More Marylanders will be celebrating July Fourth away from home this year, according to AAA, which predicts the highest increase in travel in over a decade. The organization estimates that 846,000 Maryland residents will travel at least 50 miles to their destinations, with driving accounting for 86 percent of that number.
If my calculations are correct, taking into consideration holidays and summer vacation, they work about 70 percent of the calendar year and have what I would consider adequate compensation and excellent retirement benefits.
This column is the final one under my name for the year 2011 as by the time you're reading this, I will be enjoying some year-ending and holiday vacation time. I think we all know though, vacation is sometimes more busy or difficult than work.
During the first week of collection, Suzy Hill counted more than 90 toys and games. By the time representatives from the Marine Toys for Tots Foundation came for a second pick up at Curves in Glenelg, the amount of playthings had doubled. If you would like to pitch in with an unwrapped gift for a child, then bring your donation to the Curves in Glenelg by Friday, Dec. 2.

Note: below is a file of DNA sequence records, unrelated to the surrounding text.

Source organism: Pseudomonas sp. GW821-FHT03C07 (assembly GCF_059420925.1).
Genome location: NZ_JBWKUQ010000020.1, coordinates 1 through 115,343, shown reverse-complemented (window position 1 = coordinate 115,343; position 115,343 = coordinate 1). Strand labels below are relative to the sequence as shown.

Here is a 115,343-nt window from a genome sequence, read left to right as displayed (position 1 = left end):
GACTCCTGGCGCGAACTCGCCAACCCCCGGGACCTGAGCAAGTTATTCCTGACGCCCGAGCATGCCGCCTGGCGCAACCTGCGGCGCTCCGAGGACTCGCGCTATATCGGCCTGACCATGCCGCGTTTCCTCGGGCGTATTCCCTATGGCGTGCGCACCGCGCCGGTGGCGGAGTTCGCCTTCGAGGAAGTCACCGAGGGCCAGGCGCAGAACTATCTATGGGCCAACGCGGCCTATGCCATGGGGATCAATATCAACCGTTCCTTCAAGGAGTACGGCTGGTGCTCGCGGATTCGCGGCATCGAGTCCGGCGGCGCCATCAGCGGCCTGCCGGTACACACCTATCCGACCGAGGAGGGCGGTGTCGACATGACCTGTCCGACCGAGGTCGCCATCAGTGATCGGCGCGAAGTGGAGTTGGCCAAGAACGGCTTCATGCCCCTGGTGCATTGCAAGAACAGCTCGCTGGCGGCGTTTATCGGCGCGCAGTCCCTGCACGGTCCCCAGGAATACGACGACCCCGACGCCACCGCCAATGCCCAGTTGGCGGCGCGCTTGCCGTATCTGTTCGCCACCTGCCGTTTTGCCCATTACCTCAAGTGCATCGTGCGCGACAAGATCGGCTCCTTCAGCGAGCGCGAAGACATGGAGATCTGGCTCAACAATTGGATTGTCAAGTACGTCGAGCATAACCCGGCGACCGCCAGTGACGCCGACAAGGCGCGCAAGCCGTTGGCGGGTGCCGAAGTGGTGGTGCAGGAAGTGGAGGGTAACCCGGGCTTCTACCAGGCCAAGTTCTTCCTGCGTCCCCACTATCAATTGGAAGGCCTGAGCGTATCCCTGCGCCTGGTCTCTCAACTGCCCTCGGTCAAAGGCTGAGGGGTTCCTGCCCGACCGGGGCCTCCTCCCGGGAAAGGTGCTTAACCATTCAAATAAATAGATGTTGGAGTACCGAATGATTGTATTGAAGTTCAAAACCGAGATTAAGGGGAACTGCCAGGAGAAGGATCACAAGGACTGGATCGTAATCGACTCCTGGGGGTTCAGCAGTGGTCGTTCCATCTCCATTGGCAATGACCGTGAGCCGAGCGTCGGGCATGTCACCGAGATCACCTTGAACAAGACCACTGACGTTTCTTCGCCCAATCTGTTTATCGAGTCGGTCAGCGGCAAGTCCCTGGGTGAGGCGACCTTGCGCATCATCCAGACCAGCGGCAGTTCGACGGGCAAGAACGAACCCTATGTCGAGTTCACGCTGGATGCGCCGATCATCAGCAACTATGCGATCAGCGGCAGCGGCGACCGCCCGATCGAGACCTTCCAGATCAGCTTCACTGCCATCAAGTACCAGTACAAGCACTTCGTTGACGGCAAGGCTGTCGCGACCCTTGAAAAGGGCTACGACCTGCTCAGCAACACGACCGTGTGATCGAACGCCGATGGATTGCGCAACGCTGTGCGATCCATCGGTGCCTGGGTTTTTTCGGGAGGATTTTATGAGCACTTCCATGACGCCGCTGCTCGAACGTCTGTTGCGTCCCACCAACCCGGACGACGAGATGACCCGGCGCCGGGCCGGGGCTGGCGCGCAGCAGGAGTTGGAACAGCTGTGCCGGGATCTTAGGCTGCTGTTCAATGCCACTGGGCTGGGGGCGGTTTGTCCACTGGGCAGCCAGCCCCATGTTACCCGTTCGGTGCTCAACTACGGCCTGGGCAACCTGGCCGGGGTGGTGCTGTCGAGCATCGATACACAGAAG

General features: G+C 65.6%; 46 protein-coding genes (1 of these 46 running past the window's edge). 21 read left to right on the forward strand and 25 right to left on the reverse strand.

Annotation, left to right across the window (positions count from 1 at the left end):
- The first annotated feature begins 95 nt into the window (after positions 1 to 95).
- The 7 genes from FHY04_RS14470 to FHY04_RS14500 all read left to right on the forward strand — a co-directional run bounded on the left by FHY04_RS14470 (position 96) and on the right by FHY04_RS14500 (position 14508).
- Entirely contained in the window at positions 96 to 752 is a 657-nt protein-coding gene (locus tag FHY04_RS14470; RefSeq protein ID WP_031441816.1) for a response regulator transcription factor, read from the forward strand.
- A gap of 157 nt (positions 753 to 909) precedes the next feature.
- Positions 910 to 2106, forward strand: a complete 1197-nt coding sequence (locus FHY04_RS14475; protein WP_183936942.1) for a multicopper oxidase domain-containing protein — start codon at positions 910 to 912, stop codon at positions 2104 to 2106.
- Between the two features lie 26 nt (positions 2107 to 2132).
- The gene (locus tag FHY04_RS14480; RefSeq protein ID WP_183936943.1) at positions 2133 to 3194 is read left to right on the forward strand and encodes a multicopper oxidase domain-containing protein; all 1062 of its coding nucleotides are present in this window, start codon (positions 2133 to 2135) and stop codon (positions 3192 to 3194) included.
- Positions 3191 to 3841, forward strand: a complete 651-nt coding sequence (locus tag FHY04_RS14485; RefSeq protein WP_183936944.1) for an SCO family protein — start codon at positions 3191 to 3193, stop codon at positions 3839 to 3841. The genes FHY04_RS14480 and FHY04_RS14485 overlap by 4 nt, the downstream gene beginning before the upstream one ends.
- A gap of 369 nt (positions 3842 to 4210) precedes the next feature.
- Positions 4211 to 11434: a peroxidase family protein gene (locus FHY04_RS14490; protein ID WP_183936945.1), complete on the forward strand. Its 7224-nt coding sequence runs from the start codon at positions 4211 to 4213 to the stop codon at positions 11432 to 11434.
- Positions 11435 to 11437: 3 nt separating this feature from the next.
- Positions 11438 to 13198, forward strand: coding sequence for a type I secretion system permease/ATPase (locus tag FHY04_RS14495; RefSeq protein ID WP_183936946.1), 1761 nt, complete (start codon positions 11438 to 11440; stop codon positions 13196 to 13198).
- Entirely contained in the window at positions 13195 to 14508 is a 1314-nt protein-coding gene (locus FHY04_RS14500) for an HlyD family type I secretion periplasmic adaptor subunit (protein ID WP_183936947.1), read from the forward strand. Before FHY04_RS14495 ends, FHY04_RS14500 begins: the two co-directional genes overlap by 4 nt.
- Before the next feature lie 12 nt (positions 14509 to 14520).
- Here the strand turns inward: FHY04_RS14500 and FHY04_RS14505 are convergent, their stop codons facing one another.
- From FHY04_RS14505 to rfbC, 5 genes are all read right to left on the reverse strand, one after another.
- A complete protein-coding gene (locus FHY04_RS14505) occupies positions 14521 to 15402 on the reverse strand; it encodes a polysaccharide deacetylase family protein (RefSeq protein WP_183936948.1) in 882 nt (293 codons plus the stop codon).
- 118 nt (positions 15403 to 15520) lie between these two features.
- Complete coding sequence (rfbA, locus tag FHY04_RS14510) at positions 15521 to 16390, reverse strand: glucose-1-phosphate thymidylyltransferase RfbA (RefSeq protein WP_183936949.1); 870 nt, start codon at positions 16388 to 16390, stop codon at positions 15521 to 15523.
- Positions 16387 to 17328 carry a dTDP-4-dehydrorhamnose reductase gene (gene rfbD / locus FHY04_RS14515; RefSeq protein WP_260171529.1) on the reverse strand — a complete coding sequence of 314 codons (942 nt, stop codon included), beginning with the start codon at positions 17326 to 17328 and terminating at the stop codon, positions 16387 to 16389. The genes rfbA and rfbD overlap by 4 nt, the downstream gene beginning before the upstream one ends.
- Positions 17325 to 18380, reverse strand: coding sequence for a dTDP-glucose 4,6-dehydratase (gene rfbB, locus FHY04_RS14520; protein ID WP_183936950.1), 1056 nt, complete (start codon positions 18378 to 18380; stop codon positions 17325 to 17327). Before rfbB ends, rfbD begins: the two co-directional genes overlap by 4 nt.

To pay tribute for the wonderful help her family received at the Ronald McDonald House after a snow tubing accident, 10-year-old Gracie Virden and her friends organized a walk/run/bike ride & bake sale and raised more than $1,600 for a local location in Baltimore.
Hoteliers and merchants at Maryland and Delaware resorts are eager to show Labor Day travelers that there is life after Hurricane Irene — but they may have their work cut out for them, according to travel industry analysts.
"Staycations" will rule this Fourth of July, according to AAA Mid Atlantic. Marylanders traveling during the holiday weekend are projected to decrease to 760,000, down 2.9 percent compared to the 2010 season.